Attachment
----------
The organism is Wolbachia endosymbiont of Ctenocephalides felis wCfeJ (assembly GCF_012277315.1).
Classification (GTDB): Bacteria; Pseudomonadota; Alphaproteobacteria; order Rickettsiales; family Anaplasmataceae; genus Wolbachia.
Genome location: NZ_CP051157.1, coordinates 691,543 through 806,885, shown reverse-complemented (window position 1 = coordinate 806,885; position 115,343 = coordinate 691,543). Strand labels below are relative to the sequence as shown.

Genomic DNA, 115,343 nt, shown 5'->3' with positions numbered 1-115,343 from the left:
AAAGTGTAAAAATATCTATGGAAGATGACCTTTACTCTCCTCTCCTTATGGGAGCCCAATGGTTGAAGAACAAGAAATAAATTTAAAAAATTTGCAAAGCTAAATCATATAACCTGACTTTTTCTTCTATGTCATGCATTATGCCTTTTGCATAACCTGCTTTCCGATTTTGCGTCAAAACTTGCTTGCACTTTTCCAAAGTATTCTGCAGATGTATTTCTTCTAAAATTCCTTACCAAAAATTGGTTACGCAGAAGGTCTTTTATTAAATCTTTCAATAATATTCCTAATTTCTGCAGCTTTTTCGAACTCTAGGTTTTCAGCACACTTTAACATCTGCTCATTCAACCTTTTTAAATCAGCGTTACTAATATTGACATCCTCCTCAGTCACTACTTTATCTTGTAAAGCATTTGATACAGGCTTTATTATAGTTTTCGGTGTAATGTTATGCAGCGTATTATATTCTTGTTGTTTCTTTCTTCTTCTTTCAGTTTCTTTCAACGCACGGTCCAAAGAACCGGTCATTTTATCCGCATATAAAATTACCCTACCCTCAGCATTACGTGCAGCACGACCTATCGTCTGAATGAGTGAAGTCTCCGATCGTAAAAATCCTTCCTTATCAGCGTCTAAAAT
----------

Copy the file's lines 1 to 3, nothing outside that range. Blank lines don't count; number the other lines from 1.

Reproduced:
The organism is Wolbachia endosymbiont of Ctenocephalides felis wCfeJ (assembly GCF_012277315.1).
Classification (GTDB): Bacteria; Pseudomonadota; Alphaproteobacteria; order Rickettsiales; family Anaplasmataceae; genus Wolbachia.
Genome location: NZ_CP051157.1, coordinates 691,543 through 806,885, shown reverse-complemented (window position 1 = coordinate 806,885; position 115,343 = coordinate 691,543). Strand labels below are relative to the sequence as shown.